Barnham’s scientific explanations are a lot better than his historical contextualisation of the quantum revolution, for which a reader might better refer to Helge Kragh’s Quantum Generations instead. Barnham manages to attribute the German, Austrian, and Danish nationalities to Max Planck within five pages. (Planck was born in Kiel, in northern Germany.) He also comes up with the creative spelling “Neils Bohr,” which, unfortunately, is a surprisingly common misspelling of Niels Bohr’s first name. The worst omission, however, occurs in his discussion of Einstein’s Nobel Prize. Barnham does not once touch upon the fact that Einstein was not awarded the Prize because relativity was considered an unacceptable, “Jewish” form of science, and instead only celebrates the insightfulness of the Nobel committee for awarding Einstein the prize for his work on the photo-electric effect.

Barnham makes a substantial mistake in presenting very few achievable objectives for the average reader. The “User’s Guide” part of the title must be taken with a grain of salt or a lot of money. One almost gets the impression that he envisages his entire readership to consist of wealthy, childless, middle-aged couples. The chapter “How Can We Reduce Our Carbon Emissions?” consists almost entirely of extremely expensive solutions: installing solar panels on your roof will cost “between ¬£4,950 and ¬£6,870 including installation,” a heat pump can be bought for prices “starting at ¬£6,000 for heating a detached house,” and the price of installing “smart windows” is not even mentioned. Barnham even goes so far as to repeatedly express his annoyance at the fact that “European PV manufacturers are under pressure from cheap Chinese imports,” whereas earlier on he assured the budget-conscious reader that an increase in demand would cause prices to drop. In the chapter on electric cars, his attitude is even more painful, as he explains that charging an electric car with rooftop PVs is practical “for a two-car household” or “for a one-car household where the breadwinners work at home.” As these examples suggest, Barnham hardly seems concerned with the simple solution of cutting our electricity, power, or fuel use. Only once does he mention that one might actually also just cycle instead of travelling by car.

The suggestions Barnham makes for collective change, through politics, are a lot more convincing than these suggestions for individuals. His strongest argument is that solar power has proven to function successfully in other European countries. Germany is most often presented as the example the UK should follow, as he finds that the environmental conditions in both countries are similar enough. Solar power has proven very successful in a 2006 German experiment, so it should be at least as successful in the UK. Surprisingly enough, Barnham hardly touches upon the fact that the UK can draw much more power from the wind than Germany, due to its coastlines. In terms of the current political situation, however, it is uncertain whether this comparison benefits Barnham’s argument. At the end of his book, he includes an open letter to Labour and the Lib Dems, “to commend to you a policy for the next election, which, according to the opinion polls, a large majority of the electorate would favour.” Unfortunately, he did not include a letter to the Eurosceptic parties, parties which were favoured by the electorate at the recent election.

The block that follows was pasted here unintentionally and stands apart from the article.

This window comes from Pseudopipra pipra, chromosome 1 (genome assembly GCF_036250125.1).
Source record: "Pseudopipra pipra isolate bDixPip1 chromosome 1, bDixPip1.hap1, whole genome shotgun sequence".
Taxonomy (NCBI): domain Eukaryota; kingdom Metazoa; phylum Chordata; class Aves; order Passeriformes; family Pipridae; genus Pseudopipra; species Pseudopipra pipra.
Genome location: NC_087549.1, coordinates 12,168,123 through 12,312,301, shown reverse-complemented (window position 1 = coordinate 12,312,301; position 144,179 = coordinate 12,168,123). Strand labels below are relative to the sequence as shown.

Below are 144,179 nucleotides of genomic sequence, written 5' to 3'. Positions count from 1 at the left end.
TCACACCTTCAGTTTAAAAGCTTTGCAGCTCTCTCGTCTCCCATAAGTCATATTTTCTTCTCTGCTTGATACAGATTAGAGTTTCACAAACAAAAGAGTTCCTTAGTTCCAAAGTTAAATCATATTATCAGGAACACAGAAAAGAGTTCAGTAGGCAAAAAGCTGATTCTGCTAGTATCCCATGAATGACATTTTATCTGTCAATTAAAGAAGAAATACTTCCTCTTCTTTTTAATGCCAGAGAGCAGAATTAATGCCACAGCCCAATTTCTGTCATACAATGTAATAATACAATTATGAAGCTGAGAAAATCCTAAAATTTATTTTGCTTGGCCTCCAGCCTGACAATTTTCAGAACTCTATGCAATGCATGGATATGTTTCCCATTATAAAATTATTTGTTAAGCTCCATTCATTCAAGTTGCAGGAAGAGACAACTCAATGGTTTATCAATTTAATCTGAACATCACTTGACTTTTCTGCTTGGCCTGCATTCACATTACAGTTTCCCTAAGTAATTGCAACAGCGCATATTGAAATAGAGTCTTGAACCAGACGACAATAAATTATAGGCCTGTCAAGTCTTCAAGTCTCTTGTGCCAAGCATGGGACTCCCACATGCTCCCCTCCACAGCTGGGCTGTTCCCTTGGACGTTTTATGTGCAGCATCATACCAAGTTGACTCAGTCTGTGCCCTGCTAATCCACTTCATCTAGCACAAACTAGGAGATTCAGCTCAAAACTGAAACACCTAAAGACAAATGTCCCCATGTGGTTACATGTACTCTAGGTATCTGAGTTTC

One wonders whether this book would be able to convince the average gas-guzzler who simply opts for the easiest and/or the cheapest way of living. However, Barnham’s book presents helpful insights and background knowledge for those who have been trying to understand living sustainably and have been doubting whether we in rainy Britain would be able to profit enough from solar power. Barnham shows that even nuclear power, which is currently often hailed as a “clean” form of energy, may not be necessary because much better forms of harnessing energy will be able to work for us. The Burning Answer may help to inspire the political movement necessary to create this change, although the individual reader may not find enough help for personal incentives in this book.

Kanta Dihal is reading for a DPhil in English at St Anne’s College, Oxford. She is a Senior Editor at the Oxonian Review.